Morgan, along with a growing list of women, myself included, are demanding Vanessa Satten's immediate resignation or firing from her post at XXL magazine for her hand at promoting rape against our teenaged girls.

Here, a few ways in which we can let our voices be heard:

To contact Harris Publications directly:

1115 Broadway
New York, NY 10010-3450

Tel. 212-807-7100
Fax 212-924-2352

Or contact Too $hort and/or Vanessa Satten directly on Twitter.

To sign the online petition sponsored by People Against Medial Violence, follow this link: http://www.thepetitionsite.com/1/xxl-magazine-and-its-assault-on-women-and-girls/

The opinions expressed in this commentary are solely those of Raquel Cepeda.

Posted by
Filed under: Age • Black in America • Gender • Latino in America • Pop culture • Race • What we think • Women
soundoff (87 Responses)
  1. Eagle Austen

    For most young people, the idea of to become young model is an desirable and exciting task. The field of teen modelling looks glamorous as well as packed with ...nn models

    March 6, 2012 at 6:41 am | Report abuse |
  2. Lean6

    Totally agree...we are beyond acknowledging and legitimizing such people as worthy of even opinion pieces. In terms of this entertainer's sphere of influence on such an issue that breaks down to an on/off condition of human decency, you are talking about a fringe that will not be reached by taking the time to write something like this. That's so obvious...might as well single out some random dude in the comment sections of CNN and write a piece on him as well. When I stopped in passing to read this, my attention turned to the writer and immediate perception of her as just another opportunist. I haven't even read the comments here, but let me guess...a bunch of hillbillies turned out to clump all minorities into one group for blanket ignorant statements. Did I get it right?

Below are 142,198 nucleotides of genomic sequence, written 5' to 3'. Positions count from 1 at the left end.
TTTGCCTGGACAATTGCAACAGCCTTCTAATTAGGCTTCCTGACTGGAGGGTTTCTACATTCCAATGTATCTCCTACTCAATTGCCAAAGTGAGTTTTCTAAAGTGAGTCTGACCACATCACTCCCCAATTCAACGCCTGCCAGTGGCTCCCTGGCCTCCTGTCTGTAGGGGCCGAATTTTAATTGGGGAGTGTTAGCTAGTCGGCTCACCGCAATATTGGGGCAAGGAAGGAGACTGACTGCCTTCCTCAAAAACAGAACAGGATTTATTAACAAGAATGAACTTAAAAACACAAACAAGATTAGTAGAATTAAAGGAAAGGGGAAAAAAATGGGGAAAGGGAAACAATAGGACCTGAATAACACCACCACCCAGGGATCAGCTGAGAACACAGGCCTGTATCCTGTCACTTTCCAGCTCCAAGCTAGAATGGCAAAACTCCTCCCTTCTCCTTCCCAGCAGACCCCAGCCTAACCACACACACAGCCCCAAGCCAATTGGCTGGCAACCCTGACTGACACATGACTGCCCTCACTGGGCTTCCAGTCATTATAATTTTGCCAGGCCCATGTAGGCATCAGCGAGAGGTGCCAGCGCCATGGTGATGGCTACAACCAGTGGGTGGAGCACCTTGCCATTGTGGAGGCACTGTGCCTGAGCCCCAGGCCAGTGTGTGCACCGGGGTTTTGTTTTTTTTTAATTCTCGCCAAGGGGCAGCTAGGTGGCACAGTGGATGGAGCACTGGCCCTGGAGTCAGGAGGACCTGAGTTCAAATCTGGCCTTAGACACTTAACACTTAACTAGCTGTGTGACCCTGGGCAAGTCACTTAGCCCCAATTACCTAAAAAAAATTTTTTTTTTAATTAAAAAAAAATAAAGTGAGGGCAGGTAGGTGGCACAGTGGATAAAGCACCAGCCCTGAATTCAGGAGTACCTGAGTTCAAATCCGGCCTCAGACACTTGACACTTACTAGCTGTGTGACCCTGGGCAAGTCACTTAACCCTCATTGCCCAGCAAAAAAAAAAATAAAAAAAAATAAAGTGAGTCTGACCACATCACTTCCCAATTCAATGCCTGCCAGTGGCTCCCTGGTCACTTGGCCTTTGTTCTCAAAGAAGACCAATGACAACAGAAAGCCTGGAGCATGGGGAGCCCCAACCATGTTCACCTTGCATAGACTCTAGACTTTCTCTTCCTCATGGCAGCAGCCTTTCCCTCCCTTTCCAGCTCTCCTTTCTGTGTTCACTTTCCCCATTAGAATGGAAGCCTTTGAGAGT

February 24, 2012 at 9:22 am | Report abuse |
  3. Jim Dalton

    Rape and molestation and exploitation are absolutely disgusting but the reality is that this kind of language (especially the exploitation of women) is part of the community where these artists come from.. change the culture should be your mantra.

    February 23, 2012 at 9:12 am | Report abuse |
  4. Squeezebox

    My advice to the victims of the boys 'NO! YELL! GO! TELL! !"

    February 16, 2012 at 6:24 pm | Report abuse |
  5. Mrdifficult

    Yeah! We should be focusing on middle-aged white women.

    February 16, 2012 at 3:44 pm | Report abuse |
  6. Alvin

    What happens when a government outlaws something it cannot prevent? Black markets. And what happens in black markets? Girls get turned out & differences are reconciled in the streets.

    February 16, 2012 at 3:22 pm | Report abuse |
    • Robert

      so we are supposed to accept it?? What a joke.

      February 16, 2012 at 3:40 pm | Report abuse |
      • Alvin

        It doesn't matter whether or not you accept it.